It was still light out, and didn’t need a huge meal, so I sat outside on the patio, which probably is nicer when the construction isn’t going on, but it was better than sitting in the lobby. I had a serviceable chicken club sandwich and a beer.
I didn’t stay up late, as the wi-fi was not great. In the morning, I checked out the gym. On my way, I passed a foosball table and a pool table, and I realized the hotel reminded me a lot of my dorm when I studied abroad in Denmark.
The gym was fine for a hotel of this caliber, though a weird use of space, with a massive empty room for stretching, and a room about the same size with all of the equipment in it. There was a decent range of equipment, but it was not well-maintained. One problem was that it was insanely warm in the gym, with the temperature at 27 degrees Celsius – more than 81 degrees Fahrenheit. The stretching mats were absolutely filthy, covered in brown dust/dirt. Weights were strewn all over the place, and remained that way throughout my stay. There were a lot of hand weights, and a bench press – with not that many plates, unfortunately. There was also a stereo with cassette player that I think I wanted in high school. Not luxurious by any means, but got the job done. (There is also a sauna, if you call down an hour ahead.)
Breakfast is served from 6:30 to 10:00am in a dedicated space near the parking lot entry. The layout looked like a suburban buffet or banquet hall, with a very big buffet area and then just rows of seating. There was a seating area marked off for “Bonvoy” members, but I wasn’t directed there and there was plenty of other seating.
There was an omelet station, as well as tons of hot dishes pre-made- waffles, sausage, eggs, etc. There was also a cold buffet with meats, cheeses, fruits, yogurts, pastries, etc. One thing I noticed was that there was a ton of staff, although it was unclear what they were all doing. There was a “bar,” but it was unclear what it was being used for.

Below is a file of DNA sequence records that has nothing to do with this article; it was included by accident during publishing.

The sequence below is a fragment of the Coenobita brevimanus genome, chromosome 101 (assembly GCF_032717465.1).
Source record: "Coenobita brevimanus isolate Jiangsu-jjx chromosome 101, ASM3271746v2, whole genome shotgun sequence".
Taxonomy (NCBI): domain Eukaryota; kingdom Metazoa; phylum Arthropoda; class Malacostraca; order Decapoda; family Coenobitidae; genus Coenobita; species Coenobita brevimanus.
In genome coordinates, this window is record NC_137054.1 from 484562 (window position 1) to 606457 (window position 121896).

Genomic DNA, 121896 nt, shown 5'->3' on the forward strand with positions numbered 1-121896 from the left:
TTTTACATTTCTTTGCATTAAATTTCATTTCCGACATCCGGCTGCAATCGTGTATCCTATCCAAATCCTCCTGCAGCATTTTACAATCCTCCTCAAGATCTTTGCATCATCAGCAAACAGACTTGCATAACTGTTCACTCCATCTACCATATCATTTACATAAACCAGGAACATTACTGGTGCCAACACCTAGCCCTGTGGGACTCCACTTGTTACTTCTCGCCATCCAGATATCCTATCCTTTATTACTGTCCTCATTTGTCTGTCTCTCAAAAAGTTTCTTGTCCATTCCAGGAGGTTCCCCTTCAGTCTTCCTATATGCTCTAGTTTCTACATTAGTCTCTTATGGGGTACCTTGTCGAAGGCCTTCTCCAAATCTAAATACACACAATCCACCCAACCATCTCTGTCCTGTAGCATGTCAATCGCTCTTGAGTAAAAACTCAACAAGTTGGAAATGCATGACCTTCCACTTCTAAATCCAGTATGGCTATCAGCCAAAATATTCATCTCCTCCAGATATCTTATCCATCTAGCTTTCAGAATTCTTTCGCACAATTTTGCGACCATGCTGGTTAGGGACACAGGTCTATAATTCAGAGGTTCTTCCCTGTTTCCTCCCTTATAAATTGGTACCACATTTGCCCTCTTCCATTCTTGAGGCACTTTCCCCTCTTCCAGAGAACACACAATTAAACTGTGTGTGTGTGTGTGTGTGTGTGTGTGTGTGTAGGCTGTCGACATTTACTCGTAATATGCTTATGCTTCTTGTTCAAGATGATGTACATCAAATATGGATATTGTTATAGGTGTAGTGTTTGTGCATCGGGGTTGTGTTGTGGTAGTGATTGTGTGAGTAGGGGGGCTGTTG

On my second evening, I explored a bit of the area around the hotel. I drove over to the Vic Center, a small mall, on my way back from the Technical Museum. It was realllly small, with not many stores. There was an Interspar, though, which was like a cross between a Wal-Mart and a Spar supermarket. It was only a seven-minute drive back to the hotel. For dinner, I went to Azur Trattoria, about a five-minute drive from the hotel, which was surprisingly packed and huge. It had a very large menu of pastas, pizzas, burgers, etc., and, despite being in a residential area, had a lot of English-speaking clientele. Service was pretty poor, but the food was fine and reasonably priced.
My check-out experience was pleasant, although I found this note on my car when I got there, indicating I wasn’t supposed to park there without a guest permit. You’d think the hotel check-in would mention that, since there is no conceivable way of staying at this property without a car.
In all, I don’t think I’d stay here again. The Intercontinental was only about 25 Eur more a night and was both a much nicer hotel, but much closer to all the charm that Ljubljana has to offer. Municipal parking lots in the city are not that expensive either. That said, the stay was fine. It did make me think that Four Points really should all become Courtyards as there really is no distinct brand identity, and they serve a similar market segment.
Next up: my 2 days on the Slovenian coast.